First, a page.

Acropora spat settlement rates in the Caribbean are commonly lower than other many coral families (Rylaarsdam 1983) in the region and much lower than Acropora settlement rates on reefs in the South Pacific (Kojis and Quinn 2001, Quinn and Kojis 2006). It appears that the long-term survival of remnant A. cervicornis populations is threatened unless successful sexual reproduction is restored. At an Acropora workshop (Bruckner 2002), experimental restoration techniques were recommended as a mean to restore Acropora populations.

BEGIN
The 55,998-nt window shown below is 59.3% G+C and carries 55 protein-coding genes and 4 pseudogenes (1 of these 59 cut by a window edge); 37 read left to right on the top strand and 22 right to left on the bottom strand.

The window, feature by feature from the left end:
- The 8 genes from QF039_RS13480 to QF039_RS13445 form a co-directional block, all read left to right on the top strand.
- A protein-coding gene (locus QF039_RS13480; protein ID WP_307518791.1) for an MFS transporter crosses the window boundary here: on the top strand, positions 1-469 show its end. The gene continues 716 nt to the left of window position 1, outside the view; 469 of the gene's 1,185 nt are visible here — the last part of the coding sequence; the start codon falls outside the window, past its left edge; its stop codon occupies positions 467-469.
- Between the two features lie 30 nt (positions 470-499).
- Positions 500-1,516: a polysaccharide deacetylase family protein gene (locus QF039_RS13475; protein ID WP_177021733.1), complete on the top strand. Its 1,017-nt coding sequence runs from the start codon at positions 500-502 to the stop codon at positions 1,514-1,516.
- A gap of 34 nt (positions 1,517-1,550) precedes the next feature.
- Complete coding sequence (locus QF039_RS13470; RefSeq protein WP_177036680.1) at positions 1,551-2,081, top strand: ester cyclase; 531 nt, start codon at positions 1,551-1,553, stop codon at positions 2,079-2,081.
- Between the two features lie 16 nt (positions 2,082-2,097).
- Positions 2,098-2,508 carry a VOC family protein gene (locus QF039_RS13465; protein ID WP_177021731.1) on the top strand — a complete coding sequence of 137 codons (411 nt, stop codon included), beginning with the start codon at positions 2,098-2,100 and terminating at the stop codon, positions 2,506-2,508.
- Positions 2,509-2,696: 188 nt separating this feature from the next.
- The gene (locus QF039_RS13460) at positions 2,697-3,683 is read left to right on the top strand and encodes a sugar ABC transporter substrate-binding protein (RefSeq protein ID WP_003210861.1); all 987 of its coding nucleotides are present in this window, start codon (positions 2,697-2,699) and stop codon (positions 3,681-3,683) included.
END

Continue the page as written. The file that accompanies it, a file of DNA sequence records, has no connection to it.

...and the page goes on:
Acropora cervicornis is suitable for transplantation because of its fast growth rate and branching habit. Of the surviving A. cervicornis colonies in an experiment in Tobago, the growth rate ranged from 6.5 - 11.7 cm year-1 (Laydoo 1996) which is comparable to our annualized growth rates of 7.3 cm year-1 15.3 cm year-1, = 9.7 cm year-1) in the A-frame experiment. The accelerated branch growth rate in the line experiment was because fragments were suspended above the substrate, which allowed branches to grow unobstructed in all directions and consequently the results are not comparable. This growth rate would not continue when the colonies were placed on a substrate and growth at the base of the colony is restricted. However, these colonies developed more branches than fragments in other experiments and were likely to experience a continued higher total colony growth rate after being moved to a substrate.